Import duties: further movement in EU-China negotiations


"Intensive negotiations are still taking place," a source close to the case told pv magazine. A lengthy telephone conversation between EU trade minister Karel de Gucht and the Chinese minister of commerce is scheduled for the end of the week.

In addition, the European Commission is planning to inform EU member states on the state of the negotiations by the end of this week. The Commission has apparently offered China a compromise for a possible settlement of the trade dispute and is now awaiting a response. Earlier this week, German news agency DPA, citing a confidential EU document, reported that the EC had made concessions to China.

The EU has offered to again reduce minimum import prices for crystalline wafers, cells and modules by 15%, according to the news report, although it was not clear on what exactly the reduction is based. Earlier this month pv magazine learned from industry insiders that the EU had made a minimum import price offer of €0.65 per watt for Chinese modules. According to well informed sources, the Chinese proposed a minimum price for imported modules of €0.50 per watt.

It will be interesting to see if concrete figures are put on the table by the end of the week and whether a compromise can be achieved. If there is no agreement by Aug. 5, current provisional import duties on Chinese crystalline wafers, cells and modules of 11.8% will increase to an average of 47.6%.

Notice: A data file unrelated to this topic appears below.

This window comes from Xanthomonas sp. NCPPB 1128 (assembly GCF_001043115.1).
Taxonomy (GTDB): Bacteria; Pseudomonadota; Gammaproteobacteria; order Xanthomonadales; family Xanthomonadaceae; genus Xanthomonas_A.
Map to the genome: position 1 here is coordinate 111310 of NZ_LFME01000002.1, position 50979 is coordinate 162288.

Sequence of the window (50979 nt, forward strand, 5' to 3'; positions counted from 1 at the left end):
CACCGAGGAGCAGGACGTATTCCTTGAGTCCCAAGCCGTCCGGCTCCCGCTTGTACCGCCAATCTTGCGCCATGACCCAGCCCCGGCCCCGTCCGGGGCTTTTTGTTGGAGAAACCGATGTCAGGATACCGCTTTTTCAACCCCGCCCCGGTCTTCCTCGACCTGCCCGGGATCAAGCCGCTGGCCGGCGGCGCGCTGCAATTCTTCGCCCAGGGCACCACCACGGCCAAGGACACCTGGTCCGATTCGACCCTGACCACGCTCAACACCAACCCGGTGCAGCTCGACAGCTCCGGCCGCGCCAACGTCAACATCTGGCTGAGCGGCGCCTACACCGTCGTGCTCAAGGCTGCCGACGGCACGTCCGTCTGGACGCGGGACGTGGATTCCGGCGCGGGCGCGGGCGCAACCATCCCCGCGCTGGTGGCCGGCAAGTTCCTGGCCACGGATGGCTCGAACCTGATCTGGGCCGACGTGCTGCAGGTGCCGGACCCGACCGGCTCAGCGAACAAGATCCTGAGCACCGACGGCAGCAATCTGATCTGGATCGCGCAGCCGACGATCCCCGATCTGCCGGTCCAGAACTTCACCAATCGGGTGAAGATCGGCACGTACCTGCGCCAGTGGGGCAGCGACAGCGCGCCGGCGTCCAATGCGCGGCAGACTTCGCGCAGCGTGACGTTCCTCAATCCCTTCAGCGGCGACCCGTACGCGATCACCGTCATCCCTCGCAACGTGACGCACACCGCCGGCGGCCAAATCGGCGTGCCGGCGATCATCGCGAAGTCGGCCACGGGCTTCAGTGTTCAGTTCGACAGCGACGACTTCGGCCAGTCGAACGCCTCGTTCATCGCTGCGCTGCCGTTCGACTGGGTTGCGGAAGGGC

Hanwha Q CELLS has made it clear that it is continuing to produce cells and modules at its plant in Thalheim, Germany. Günter Weinberger, CEO of the Freiburg-based Solar-Fabrik, pointed out in a letter to EU commissioner de Gucht that, except for SolarWorld, there would be no significant cell manufacturers in Europe by January 2014 and that duty-free imports would be crucial for the remaining European module manufacturers.

According to Jochen Endle, spokesman of Hanwha Q CELLS Germany, some 200 MW of high-efficiency cells and 120 MW of high-efficiency modules are currently produced in Thalheim yearly. The cells are used mainly in the company’s own modules. In Malaysia, the company manufacturers 900 MW of standard cells, some of which are exported to Europe.

There were still no results announced on Wednesday regarding the ongoing hearing of AFASE’s 30 member companies before the EU Commission in Brussels. pv magazine will promptly report any new developments.